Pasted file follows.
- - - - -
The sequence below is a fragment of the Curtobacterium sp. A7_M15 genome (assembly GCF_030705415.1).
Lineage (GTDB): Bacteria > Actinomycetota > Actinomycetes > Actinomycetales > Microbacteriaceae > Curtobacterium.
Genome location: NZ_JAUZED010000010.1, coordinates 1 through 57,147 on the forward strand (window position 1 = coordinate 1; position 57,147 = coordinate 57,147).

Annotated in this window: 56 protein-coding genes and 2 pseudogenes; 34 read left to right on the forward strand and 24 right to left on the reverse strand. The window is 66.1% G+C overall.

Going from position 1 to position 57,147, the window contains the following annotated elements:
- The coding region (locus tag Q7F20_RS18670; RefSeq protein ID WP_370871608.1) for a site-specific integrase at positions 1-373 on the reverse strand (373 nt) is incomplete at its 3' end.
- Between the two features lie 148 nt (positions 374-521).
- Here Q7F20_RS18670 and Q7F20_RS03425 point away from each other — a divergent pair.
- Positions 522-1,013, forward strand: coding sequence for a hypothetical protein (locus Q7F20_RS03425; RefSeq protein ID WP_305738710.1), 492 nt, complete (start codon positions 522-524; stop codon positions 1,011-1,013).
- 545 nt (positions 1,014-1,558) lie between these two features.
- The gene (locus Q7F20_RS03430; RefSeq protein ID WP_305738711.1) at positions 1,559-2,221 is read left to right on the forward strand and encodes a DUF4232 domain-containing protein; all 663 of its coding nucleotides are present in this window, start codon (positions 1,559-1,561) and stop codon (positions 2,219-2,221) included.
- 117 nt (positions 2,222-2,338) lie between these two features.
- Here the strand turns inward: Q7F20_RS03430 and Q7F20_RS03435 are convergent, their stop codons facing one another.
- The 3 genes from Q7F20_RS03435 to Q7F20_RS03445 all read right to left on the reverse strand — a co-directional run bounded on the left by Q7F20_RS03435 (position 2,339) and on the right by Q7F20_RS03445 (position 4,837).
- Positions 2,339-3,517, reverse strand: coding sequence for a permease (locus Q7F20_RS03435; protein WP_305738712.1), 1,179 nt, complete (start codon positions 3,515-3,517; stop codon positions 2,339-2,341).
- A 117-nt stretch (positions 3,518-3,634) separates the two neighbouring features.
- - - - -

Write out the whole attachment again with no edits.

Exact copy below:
The sequence below is a fragment of the Curtobacterium sp. A7_M15 genome (assembly GCF_030705415.1).
Lineage (GTDB): Bacteria > Actinomycetota > Actinomycetes > Actinomycetales > Microbacteriaceae > Curtobacterium.
Genome location: NZ_JAUZED010000010.1, coordinates 1 through 57,147 on the forward strand (window position 1 = coordinate 1; position 57,147 = coordinate 57,147).

Annotated in this window: 56 protein-coding genes and 2 pseudogenes; 34 read left to right on the forward strand and 24 right to left on the reverse strand. The window is 66.1% G+C overall.

Going from position 1 to position 57,147, the window contains the following annotated elements:
- The coding region (locus tag Q7F20_RS18670; RefSeq protein ID WP_370871608.1) for a site-specific integrase at positions 1-373 on the reverse strand (373 nt) is incomplete at its 3' end.
- Between the two features lie 148 nt (positions 374-521).
- Here Q7F20_RS18670 and Q7F20_RS03425 point away from each other — a divergent pair.
- Positions 522-1,013, forward strand: coding sequence for a hypothetical protein (locus Q7F20_RS03425; RefSeq protein ID WP_305738710.1), 492 nt, complete (start codon positions 522-524; stop codon positions 1,011-1,013).
- 545 nt (positions 1,014-1,558) lie between these two features.
- The gene (locus Q7F20_RS03430; RefSeq protein ID WP_305738711.1) at positions 1,559-2,221 is read left to right on the forward strand and encodes a DUF4232 domain-containing protein; all 663 of its coding nucleotides are present in this window, start codon (positions 1,559-1,561) and stop codon (positions 2,219-2,221) included.
- 117 nt (positions 2,222-2,338) lie between these two features.
- Here the strand turns inward: Q7F20_RS03430 and Q7F20_RS03435 are convergent, their stop codons facing one another.
- The 3 genes from Q7F20_RS03435 to Q7F20_RS03445 all read right to left on the reverse strand — a co-directional run bounded on the left by Q7F20_RS03435 (position 2,339) and on the right by Q7F20_RS03445 (position 4,837).
- Positions 2,339-3,517, reverse strand: coding sequence for a permease (locus Q7F20_RS03435; protein WP_305738712.1), 1,179 nt, complete (start codon positions 3,515-3,517; stop codon positions 2,339-2,341).
- A 117-nt stretch (positions 3,518-3,634) separates the two neighbouring features.